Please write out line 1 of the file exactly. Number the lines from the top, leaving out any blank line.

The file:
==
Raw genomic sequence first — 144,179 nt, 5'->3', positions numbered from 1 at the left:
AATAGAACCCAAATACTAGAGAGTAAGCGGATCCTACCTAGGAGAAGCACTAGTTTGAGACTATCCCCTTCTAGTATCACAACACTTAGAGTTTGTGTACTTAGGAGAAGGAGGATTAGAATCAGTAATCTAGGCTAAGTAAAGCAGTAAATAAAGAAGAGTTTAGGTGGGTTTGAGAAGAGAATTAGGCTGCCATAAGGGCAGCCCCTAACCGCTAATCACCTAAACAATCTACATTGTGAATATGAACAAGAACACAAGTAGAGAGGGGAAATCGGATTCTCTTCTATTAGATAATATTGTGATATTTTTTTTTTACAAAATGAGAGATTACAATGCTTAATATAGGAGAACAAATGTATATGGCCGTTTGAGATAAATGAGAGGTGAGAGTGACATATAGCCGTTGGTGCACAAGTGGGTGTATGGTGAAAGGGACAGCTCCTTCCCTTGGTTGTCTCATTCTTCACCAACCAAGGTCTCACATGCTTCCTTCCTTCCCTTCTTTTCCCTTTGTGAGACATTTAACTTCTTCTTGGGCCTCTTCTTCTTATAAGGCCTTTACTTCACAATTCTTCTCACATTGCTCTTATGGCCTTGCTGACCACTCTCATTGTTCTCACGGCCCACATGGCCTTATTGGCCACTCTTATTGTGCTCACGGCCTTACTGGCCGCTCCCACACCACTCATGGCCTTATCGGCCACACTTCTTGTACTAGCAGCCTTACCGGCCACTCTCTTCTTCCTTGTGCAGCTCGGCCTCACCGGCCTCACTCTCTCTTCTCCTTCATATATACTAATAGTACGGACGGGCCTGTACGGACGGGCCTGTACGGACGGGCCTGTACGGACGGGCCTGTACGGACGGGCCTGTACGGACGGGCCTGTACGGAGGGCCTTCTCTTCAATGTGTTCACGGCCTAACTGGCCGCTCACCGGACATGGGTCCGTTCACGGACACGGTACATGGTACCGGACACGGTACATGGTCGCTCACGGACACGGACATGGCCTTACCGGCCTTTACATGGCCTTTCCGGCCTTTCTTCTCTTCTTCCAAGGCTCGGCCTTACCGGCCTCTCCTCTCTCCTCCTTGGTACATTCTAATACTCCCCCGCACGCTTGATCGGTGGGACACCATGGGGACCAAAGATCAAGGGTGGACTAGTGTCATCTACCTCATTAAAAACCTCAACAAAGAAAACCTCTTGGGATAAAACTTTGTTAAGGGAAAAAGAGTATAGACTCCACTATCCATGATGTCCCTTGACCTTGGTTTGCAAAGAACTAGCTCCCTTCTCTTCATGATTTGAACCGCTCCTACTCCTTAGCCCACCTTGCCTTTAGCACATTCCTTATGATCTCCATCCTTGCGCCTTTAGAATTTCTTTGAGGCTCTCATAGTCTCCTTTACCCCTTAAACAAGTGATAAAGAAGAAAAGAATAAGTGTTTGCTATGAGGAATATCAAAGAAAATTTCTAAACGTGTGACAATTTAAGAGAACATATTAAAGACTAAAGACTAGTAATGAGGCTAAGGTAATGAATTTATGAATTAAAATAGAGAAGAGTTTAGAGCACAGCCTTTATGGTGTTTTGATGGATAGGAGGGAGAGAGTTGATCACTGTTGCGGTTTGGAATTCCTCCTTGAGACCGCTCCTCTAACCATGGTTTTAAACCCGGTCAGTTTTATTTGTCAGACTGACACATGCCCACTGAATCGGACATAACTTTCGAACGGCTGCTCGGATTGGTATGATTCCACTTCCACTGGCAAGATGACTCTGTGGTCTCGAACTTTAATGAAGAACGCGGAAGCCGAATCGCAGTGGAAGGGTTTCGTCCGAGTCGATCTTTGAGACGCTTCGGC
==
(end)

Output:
Raw genomic sequence first — 144,179 nt, 5'->3', positions numbered from 1 at the left: